The Many Faces of Electronica
It seems like DJs are always coming up with a new style of music in the world of electronica. They'll take one style of music and blend it with another to form something that's mind-blowingly cool. Here's a look at some of the electronica styles that DJs are spinning.
Electronica - HouseHouse music originated in The Warehouse, a Chicago club where the resident DJ, Frankie Knuckles, mixed old-skool disco classics with synth pop (the use of synthesizers in pop music). From there, DJs started to add electronic drum tracks, samples of music from jazz and blues and some bass with an urban feel. To put it simply, house is funky, groovy and totally soulful. Some house artists include Massive Attack, Orbital and Underworld.
Electronica - Techno
Techno music branched off from house in the late '80s. It was mainly developed by The Belleville Three, three college friends who combined Euro Synth Pop with electronic drumbeats. At first, peeps thought of it as a high-tech, more mechanical version of house music played solely at parties, but it has grown to be a global phenomenon. Techno musicians include Technotronic, 2 Unlimited and Lords Of Acid.
Electronica - Trance
A fusion of techno and house, trance is a freeform style with a basic electronic drumbeat. The rhythmic patterns are very repetitive, hypnotic and can give listeners a euphoric feeling - no wonder it's called "trance." Trance has become the most popular style of electronic dance music because it's edgier than house, more soothing than drum 'n' bass and more melodic than techno. Subgenres of trance include acid trance, progressive trance, psychedelic trance and Goa trance, which originated in Goa, India in the early '90s.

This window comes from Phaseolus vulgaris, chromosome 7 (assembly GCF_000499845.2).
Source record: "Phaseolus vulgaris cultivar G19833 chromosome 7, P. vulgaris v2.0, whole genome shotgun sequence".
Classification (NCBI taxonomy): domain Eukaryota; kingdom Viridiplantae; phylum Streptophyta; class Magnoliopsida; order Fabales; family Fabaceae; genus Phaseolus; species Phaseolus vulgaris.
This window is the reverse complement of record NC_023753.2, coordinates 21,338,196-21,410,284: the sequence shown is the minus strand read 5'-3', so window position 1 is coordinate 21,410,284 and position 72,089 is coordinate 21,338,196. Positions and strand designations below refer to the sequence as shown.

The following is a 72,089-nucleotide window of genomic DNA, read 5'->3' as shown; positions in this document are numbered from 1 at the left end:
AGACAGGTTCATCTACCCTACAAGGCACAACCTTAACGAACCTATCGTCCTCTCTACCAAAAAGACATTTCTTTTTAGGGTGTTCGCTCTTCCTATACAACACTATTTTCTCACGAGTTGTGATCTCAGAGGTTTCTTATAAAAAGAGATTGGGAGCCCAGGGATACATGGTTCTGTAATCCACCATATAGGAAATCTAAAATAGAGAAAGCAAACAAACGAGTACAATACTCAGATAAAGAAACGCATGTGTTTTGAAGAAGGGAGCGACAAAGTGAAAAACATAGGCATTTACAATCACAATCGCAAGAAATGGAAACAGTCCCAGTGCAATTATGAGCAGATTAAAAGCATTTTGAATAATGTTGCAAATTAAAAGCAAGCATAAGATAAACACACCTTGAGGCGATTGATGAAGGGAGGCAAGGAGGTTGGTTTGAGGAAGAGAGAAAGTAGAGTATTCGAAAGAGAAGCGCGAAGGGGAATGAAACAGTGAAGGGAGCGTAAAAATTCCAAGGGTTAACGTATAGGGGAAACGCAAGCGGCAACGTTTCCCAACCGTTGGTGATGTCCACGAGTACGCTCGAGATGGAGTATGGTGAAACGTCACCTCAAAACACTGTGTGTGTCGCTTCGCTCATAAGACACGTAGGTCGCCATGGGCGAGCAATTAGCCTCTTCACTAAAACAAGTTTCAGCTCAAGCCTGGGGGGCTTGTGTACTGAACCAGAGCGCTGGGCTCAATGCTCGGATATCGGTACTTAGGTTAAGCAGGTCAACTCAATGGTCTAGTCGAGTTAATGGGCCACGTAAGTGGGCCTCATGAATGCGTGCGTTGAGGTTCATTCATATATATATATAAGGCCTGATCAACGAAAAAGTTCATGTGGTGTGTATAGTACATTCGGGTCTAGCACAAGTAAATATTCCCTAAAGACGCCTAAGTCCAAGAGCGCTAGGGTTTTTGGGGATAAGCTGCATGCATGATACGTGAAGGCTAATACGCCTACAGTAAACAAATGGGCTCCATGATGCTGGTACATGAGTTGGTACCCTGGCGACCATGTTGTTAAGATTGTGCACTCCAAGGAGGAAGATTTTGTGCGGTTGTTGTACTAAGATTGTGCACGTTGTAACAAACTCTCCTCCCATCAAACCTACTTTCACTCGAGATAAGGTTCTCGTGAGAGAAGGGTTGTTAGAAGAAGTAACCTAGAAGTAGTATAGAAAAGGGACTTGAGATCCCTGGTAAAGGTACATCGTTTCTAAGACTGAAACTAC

Electronica - Breakbeat
The break is the resting point in a musical piece where all the instruments stop except for the drums, so this is the time for the drummer to shine! In 1969, DJ Kool Herc introduced the Bronx scene to breakbeat music with a skill known as "cutting breaks." But it was Grandmaster Flash, the legendary hip hop pioneer, who first used breaks and created breakmixing into his music. In order to dance to this style of music, peeps invented breakdancing and came to be known as break-boys, or b-boys. During the early '90s, new styles of breakbeat called Big Beat and Chemical Breaks emerged, with acts like The Chemical Brothers, The Prodigy and Fatboy Slim. They tend to have distorted breakbeats, acidic synthesizers, and punk-style vocals mixed with pop and techno music.
Electronica - Jungle
Jungle received its name through its connection with reggae music. It's a form of hardcore techno that uses a drum machine with a low bass. The rhythms are usually more complex and the tempo is usually faster than other styles of techno. Jungle is considered to be the black sheep of the electronic music family cuz of it's rough, abrasive and crusty sounds. The cleaner, smoothed-out version of jungle is drum 'n' bass. Examples of drum 'n bass artists include Elements of Noize, Grooverider Neotropic and Hydrophonix.
Electronica - Downtempo
When you need a break from dancing and just wanna chill, downtempo music is what you want to be listening to. It includes Ambient, which is like the music you hear in department stores and elevators - but it's not elevator music. It's quiet and slower electronica music that kinda takes you on a musical journey. Because the drumbeats and music are repeated throughout, it can be trance-like. It often has samples of cosmic space-age noises or chants. Examples of ambient artists include Delerium, Orb and Medicine Drum. Another style of downtempo music is Trip Hop. It's really, really slow, usually with female vocals that seem to drag along rather than actually sing.